Carbon dioxide monitoring satellite ready for launch

The launch of NASA's Orbiting Carbon Observatory-2 mission (OCO-2) at Vandenberg Air Force Base in California is scheduled for July 1. Liftoff from Space Launch Complex 2 aboard a United Launch Alliance Delta II rocket is targeted for 5:56 a.m. EDT.

OCO-2 is NASA's first mission dedicated to studying atmospheric carbon dioxide, the leading human-produced greenhouse gas driving changes in Earth's climate. OCO-2 will provide a new tool for understanding the human and natural sources of carbon dioxide emissions and the natural "sinks" that absorb carbon dioxide and help control its buildup.

NASA's Jet Propulsion Laboratory in Pasadena, Calif., is responsible for project management of OCO-2. Orbital Sciences Corp. built the OCO-2 spacecraft. NASA's Launch Services Program at the agency's Kennedy Space Center in Florida provides launch management. United Launch Alliance of Centennial, Colorado, is NASA's launch service provider for the Delta II rocket.

Turkish Airlines orders 15 additional 737 planes

Boeing and Turkish Airlines on Monday finalized an order for 15 additional 737 MAX 8s, valued at $1.6 billion. The order follows the announcement in May 2013 when the Turkish carrier placed the largest Boeing order in the airline's history for 50 737 MAXs and 20 Next-Generation 737s.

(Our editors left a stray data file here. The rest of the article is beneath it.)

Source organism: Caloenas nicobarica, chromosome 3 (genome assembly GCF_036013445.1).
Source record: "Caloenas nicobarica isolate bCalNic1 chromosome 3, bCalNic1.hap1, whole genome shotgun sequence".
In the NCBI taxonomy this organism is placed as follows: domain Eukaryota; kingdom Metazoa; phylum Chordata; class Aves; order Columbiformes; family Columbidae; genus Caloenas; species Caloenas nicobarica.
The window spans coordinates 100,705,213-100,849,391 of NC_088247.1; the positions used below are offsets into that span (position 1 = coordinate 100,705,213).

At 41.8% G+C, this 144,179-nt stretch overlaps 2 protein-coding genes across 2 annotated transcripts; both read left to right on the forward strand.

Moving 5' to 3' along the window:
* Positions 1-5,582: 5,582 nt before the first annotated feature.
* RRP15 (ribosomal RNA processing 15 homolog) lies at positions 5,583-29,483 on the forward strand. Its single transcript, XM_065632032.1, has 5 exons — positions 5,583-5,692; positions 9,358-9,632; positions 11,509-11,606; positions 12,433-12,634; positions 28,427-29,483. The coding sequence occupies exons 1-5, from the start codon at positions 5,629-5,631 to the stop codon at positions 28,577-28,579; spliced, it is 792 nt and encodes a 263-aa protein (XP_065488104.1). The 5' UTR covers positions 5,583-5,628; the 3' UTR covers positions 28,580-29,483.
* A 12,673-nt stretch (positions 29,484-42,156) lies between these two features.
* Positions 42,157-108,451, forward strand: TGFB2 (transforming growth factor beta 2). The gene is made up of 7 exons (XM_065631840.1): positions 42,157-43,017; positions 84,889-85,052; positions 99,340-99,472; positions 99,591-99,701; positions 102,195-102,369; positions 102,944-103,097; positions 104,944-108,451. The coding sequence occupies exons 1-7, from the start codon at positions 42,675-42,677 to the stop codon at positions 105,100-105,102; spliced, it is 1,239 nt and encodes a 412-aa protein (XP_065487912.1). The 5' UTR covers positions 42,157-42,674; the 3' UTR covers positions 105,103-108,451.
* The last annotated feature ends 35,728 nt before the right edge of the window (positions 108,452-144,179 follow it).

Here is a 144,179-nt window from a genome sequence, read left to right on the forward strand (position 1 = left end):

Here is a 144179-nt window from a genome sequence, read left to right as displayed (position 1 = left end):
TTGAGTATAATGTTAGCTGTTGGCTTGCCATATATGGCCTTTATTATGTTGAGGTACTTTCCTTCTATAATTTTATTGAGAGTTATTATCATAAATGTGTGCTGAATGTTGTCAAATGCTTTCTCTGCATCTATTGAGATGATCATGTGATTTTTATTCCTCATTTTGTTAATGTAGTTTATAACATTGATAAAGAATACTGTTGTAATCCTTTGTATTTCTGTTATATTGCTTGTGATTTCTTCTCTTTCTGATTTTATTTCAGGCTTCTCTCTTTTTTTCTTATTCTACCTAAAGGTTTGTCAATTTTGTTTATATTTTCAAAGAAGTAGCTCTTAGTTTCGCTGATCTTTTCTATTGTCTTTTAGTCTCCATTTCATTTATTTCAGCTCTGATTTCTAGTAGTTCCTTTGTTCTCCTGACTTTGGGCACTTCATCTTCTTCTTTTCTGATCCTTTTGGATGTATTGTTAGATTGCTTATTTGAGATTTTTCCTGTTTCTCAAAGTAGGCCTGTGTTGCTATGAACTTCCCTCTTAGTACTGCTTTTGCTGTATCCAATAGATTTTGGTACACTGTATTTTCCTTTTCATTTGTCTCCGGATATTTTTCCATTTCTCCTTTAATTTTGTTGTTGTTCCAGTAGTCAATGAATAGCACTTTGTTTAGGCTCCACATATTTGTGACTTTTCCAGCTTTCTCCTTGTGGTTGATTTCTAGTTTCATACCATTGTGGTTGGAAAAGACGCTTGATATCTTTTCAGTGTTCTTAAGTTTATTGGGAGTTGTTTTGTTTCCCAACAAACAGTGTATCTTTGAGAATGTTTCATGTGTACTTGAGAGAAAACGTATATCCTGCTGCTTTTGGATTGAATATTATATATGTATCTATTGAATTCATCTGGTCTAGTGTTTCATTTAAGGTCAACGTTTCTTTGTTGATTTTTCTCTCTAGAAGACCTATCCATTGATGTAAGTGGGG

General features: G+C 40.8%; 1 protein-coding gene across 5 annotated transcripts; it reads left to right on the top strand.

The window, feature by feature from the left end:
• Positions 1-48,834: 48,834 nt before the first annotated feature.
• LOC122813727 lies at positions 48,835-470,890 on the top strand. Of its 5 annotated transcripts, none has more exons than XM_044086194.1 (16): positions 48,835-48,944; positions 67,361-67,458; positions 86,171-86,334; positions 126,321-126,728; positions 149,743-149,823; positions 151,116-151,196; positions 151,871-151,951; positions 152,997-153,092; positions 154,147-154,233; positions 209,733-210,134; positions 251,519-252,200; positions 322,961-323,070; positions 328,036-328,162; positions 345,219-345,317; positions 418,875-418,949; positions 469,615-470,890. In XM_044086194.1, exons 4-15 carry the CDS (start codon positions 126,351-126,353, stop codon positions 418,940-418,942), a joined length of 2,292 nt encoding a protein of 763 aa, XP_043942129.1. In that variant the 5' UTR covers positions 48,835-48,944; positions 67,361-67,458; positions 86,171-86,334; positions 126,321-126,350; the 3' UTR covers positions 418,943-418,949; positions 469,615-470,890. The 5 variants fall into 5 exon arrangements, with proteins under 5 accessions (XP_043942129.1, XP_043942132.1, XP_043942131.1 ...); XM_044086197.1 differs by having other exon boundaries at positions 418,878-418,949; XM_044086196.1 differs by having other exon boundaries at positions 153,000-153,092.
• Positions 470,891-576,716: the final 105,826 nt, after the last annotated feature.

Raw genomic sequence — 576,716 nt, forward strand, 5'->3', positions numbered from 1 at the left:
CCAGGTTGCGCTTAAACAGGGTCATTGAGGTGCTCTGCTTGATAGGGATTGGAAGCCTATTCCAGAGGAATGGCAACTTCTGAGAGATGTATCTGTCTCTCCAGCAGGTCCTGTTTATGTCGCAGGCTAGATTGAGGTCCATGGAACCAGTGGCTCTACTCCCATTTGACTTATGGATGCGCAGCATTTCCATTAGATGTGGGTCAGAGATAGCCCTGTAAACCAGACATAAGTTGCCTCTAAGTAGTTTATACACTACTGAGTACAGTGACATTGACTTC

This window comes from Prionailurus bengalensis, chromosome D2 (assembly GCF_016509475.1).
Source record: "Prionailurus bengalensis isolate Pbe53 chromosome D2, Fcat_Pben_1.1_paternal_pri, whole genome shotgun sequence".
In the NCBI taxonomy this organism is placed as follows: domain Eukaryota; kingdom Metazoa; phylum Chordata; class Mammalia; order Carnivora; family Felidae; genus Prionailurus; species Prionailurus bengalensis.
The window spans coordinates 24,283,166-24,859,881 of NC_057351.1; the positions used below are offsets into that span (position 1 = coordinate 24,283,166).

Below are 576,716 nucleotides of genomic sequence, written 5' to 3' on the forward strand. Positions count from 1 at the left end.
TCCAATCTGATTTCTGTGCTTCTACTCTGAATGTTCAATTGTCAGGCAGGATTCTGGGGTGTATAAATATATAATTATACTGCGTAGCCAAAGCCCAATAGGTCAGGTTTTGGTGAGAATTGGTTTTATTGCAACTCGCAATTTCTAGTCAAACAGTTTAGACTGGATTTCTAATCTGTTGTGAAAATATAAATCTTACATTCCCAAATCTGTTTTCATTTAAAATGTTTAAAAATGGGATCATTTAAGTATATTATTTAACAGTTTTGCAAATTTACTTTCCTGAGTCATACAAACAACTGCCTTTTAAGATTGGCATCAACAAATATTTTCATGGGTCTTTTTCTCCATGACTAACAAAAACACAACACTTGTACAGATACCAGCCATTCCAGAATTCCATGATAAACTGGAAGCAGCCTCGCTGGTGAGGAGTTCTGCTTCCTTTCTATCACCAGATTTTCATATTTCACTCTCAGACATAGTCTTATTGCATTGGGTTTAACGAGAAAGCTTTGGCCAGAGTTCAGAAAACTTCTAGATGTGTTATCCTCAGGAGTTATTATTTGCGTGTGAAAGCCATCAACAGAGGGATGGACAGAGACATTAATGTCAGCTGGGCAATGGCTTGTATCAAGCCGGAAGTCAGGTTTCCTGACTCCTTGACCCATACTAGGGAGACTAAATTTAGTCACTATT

With Monday's announcement, Turkish Airlines has more than 100 unfilled orders for Boeing airplanes; 65 737 MAXs, more than 25 Next-Generation 737s and 20 777-300ER (Extended Range) airplanes. The Istanbul-based carrier currently operates a fleet of more than 100 Next-Generation 737s and 15 777-300ERs.

The 737 MAX has surpassed 2,000 orders from 41 customers. The plane incorporates the latest-technology CFM International LEAP-1B engines. Airlines operating the 737 MAX will see an eight percent operating cost per seat advantage over tomorrow's competition.

Turkish Airlines currently serves 254 cities in 106 countries around the world from its base at Istanbul's Ataturk Airport.

Sunday, June 15, 2014

First scheduled transatlantic flight for WestJet

WestJet marks a key milestone in its 18-year history Sunday night with the launch of its first scheduled transatlantic service between Toronto and Dublin, Ireland, with a brief stop in St. John's, Newfoundland. The flight arrives in Dublin tomorrow at 7 a.m. local time.

Announced in November 2013, WestJet offered introductory fares between Toronto and Dublin starting from $199 on all flights in both directions from June 15 to Oct. 5 - fares which sold out within the first 24 hours. Today, the service is heavily booked and well ahead of projections, recently prompting a three-week extension to Oct. 25.

WestJet offer scheduled service to more than 85 destinations in North America, Central America, the Caribbean and Europe. Through their regional airline, WestJet Encore, the airline offers more than 120 destinations in more than 20 countries.